Forum home Mountain biking forum MTB general

Transporting mtb inside car

Steve ISteve I Posts: 428
edited October 2009 in MTB general
My new bike has hydraulic discs - Shimano M575 to be precise. Can I transport the bike lying on its side in the back of my car? or will the brakes leak from the master cylinders.
«1

Posts

  • weeksy59weeksy59 Posts: 2,606
    Steve I wrote:
    My new bike has hydraulic discs - Shimano M575 to be precise. Can I transport the bike lying on its side in the back of my car? or will the brakes leak from the master cylinders.


    Won't be a problem. Sealed unit.
  • MacAndCheeseMacAndCheese Posts: 1,944
    Transported my Hopes and Hayes equipt bikes hundreds of times with no problems, i'd be surprised if shimano are different. Make sure you put something in between the pads (where the the disc is) when you take the wheels off, in case you accidentally press the levers.
    Santa Cruz Chameleon
    Orange Alpine 160
  • Steve ISteve I Posts: 428
    Thanks for the replies and for the tip about putting something between the pads. What do people use to stop the pads from pressing together ? I would imagine it to be a bit tricky to get the pistons back in if the pads touch.
  • Same here transport mine all the time in the car, never bother putting anything between the pads, I'm just careful not to knock the lever.
    Be happy, communicate happiness.
  • MacAndCheeseMacAndCheese Posts: 1,944
    My Hayes came with a little plastic wedge that I use..sorry not much help I know.
    Santa Cruz Chameleon
    Orange Alpine 160
  • WhytepeakWhytepeak Posts: 2,616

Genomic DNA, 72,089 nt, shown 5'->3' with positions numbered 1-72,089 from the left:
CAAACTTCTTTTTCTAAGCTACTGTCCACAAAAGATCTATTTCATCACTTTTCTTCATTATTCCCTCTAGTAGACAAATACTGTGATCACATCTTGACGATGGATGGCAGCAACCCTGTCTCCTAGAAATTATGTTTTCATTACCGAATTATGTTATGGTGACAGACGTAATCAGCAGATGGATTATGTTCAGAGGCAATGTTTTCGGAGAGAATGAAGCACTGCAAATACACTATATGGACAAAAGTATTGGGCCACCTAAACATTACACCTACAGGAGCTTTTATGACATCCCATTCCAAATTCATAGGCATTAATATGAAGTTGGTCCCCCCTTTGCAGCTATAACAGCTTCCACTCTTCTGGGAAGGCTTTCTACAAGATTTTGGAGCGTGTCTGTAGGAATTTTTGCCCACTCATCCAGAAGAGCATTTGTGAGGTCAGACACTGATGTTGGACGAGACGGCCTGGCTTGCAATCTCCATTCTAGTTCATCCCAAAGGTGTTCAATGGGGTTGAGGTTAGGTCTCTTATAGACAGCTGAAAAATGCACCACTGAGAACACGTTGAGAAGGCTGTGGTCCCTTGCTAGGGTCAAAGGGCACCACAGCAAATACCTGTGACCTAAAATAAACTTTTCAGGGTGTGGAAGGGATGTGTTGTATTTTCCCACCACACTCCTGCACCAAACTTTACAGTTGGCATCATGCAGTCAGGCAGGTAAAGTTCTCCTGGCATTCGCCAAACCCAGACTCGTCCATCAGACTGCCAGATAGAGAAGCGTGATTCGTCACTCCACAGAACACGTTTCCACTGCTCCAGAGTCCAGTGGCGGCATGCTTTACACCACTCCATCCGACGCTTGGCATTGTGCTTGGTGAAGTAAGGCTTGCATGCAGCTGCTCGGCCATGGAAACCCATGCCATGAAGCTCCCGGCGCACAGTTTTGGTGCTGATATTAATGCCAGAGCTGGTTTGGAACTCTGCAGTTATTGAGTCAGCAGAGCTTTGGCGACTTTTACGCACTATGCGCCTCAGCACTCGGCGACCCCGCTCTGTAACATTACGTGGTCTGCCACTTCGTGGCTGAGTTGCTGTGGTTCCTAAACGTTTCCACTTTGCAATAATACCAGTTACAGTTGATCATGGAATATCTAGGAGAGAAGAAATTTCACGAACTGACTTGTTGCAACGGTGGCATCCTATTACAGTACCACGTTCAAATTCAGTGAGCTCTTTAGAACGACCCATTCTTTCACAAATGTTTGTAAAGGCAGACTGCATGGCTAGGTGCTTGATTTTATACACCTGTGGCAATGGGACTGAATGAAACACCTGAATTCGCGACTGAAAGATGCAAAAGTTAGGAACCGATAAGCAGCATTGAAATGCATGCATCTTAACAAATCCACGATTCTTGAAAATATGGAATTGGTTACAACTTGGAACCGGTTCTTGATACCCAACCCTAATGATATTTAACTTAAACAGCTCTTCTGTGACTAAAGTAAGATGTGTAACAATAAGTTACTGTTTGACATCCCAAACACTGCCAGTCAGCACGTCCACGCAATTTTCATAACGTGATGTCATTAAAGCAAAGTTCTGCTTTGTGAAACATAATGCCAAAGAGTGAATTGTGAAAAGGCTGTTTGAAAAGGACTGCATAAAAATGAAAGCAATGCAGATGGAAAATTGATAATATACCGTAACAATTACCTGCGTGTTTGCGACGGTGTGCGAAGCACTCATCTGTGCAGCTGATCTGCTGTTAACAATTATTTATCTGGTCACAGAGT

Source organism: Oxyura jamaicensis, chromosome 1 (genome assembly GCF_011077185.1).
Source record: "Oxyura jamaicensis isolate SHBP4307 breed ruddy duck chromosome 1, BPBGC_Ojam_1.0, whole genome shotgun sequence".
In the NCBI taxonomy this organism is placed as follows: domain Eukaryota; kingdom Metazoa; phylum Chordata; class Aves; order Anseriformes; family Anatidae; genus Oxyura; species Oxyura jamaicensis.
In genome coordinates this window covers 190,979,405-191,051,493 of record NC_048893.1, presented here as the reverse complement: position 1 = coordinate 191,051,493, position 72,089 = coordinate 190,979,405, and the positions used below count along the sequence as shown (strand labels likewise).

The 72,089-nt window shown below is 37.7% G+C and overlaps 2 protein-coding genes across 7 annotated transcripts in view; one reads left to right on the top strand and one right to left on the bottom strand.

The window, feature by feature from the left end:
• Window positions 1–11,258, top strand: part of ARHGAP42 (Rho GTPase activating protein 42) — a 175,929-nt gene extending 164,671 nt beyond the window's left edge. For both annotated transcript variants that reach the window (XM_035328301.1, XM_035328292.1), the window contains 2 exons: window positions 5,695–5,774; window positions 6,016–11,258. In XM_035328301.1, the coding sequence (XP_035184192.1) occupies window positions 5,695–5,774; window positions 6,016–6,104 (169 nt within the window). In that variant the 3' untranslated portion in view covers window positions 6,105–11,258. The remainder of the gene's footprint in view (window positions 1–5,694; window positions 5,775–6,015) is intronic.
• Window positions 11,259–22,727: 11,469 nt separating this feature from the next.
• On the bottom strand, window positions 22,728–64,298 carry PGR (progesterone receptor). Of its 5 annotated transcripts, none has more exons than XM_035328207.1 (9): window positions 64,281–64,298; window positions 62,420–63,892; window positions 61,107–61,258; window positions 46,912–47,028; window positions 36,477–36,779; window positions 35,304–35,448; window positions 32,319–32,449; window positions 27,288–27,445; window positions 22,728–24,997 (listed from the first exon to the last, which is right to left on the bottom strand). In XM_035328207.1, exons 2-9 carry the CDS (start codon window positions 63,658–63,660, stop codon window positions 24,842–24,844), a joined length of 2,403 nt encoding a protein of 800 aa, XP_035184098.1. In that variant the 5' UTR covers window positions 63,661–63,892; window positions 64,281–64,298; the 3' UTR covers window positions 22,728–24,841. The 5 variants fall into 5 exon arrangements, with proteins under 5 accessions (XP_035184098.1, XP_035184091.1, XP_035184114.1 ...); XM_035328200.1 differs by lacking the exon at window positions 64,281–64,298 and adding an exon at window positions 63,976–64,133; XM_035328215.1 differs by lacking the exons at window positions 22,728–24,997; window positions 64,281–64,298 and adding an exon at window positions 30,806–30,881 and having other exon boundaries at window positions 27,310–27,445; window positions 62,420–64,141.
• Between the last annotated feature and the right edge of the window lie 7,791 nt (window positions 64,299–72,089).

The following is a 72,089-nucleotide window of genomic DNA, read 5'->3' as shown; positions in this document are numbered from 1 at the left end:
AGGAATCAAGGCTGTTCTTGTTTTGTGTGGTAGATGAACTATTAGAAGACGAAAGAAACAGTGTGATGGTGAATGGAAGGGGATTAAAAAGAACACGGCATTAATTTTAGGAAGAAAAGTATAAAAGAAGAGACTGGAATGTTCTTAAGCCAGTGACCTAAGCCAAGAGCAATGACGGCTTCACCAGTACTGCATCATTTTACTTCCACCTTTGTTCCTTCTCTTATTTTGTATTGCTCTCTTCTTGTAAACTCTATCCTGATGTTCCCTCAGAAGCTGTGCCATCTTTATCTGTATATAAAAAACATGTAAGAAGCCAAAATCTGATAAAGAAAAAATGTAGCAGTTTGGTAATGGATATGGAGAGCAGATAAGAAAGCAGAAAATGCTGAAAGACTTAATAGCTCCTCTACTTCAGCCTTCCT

Steve I wrote:
    Thanks for the replies and for the tip about putting something between the pads. What do people use to stop the pads from pressing together ? I would imagine it to be a bit tricky to get the pistons back in if the pads touch.

    As your lbs for something, as they are sure to have some tabs, as new bikes often come with them.
    Now that we are strong ought to bear the infirmities of the weak and not to please ourselves. ROMANS 15:1
  • jadamsonjadamson Posts: 644
    a bit of cardboard does the trick =) if you have any of the thicker like congregated one that works better! but seriously...anything....folded up paper, you name it.
  • rubins4rubins4 Posts: 563
    Same here transport mine all the time in the car, never bother putting anything between the pads, I'm just careful not to knock the lever.

    +1
    http://www.bikeradar.com/forums/viewtop ... t=12613038
    Anyway, fk dis, I iz off 4 a ride innit. l8rz peepz
  • dave_hilldave_hill Posts: 3,877
    jadamson wrote:
    a bit of cardboard does the trick =) if you have any of the thicker like congregated one that works better! but seriously...anything....folded up paper, you name it.

    Personally I prefer corrugated cardboard, I find that the congregated stuff tends to gather together in lumps...!!!

    (Sorry, couldn't resist!!!)
    Give a home to a retired Greyhound. Tia Greyhound Rescue
    Help for Heroes
    JayPic
  • jadamsonjadamson Posts: 644
    dave_hill wrote:
    jadamson wrote:
    a bit of cardboard does the trick =) if you have any of the thicker like congregated one that works better! but seriously...anything....folded up paper, you name it.

    Personally I prefer corrugated cardboard, I find that the congregated stuff tends to gather together in lumps...!!!

    (Sorry, couldn't resist!!!)

    shhh! im obviously not very good at spelling :?
  • Those little plastic spacer things which come with the brakes are a god send!

    With my mechanical ability, it would be dark before I'd manage to push the pistons back :lol: